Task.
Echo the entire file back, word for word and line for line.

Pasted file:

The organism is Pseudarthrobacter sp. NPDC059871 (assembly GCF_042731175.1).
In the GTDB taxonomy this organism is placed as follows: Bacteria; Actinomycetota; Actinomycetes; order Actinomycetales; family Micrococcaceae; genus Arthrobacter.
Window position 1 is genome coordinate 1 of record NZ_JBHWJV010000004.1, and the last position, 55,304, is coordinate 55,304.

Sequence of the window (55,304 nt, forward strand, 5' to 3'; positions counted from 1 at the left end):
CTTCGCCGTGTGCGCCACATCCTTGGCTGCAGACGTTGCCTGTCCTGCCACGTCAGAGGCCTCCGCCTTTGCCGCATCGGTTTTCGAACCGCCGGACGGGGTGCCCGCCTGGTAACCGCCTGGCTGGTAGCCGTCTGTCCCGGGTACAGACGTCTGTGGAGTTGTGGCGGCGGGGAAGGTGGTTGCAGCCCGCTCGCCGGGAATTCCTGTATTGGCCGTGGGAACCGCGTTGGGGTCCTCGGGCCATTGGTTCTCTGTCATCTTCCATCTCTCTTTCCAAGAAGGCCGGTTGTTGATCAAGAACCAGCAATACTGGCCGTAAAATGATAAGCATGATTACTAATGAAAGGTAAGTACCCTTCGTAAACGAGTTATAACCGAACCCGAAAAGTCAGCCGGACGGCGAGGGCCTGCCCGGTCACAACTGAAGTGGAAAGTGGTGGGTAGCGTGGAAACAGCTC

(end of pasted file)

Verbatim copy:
The organism is Pseudarthrobacter sp. NPDC059871 (assembly GCF_042731175.1).
In the GTDB taxonomy this organism is placed as follows: Bacteria; Actinomycetota; Actinomycetes; order Actinomycetales; family Micrococcaceae; genus Arthrobacter.
Window position 1 is genome coordinate 1 of record NZ_JBHWJV010000004.1, and the last position, 55,304, is coordinate 55,304.

Sequence of the window (55,304 nt, forward strand, 5' to 3'; positions counted from 1 at the left end):
CTTCGCCGTGTGCGCCACATCCTTGGCTGCAGACGTTGCCTGTCCTGCCACGTCAGAGGCCTCCGCCTTTGCCGCATCGGTTTTCGAACCGCCGGACGGGGTGCCCGCCTGGTAACCGCCTGGCTGGTAGCCGTCTGTCCCGGGTACAGACGTCTGTGGAGTTGTGGCGGCGGGGAAGGTGGTTGCAGCCCGCTCGCCGGGAATTCCTGTATTGGCCGTGGGAACCGCGTTGGGGTCCTCGGGCCATTGGTTCTCTGTCATCTTCCATCTCTCTTTCCAAGAAGGCCGGTTGTTGATCAAGAACCAGCAATACTGGCCGTAAAATGATAAGCATGATTACTAATGAAAGGTAAGTACCCTTCGTAAACGAGTTATAACCGAACCCGAAAAGTCAGCCGGACGGCGAGGGCCTGCCCGGTCACAACTGAAGTGGAAAGTGGTGGGTAGCGTGGAAACAGCTC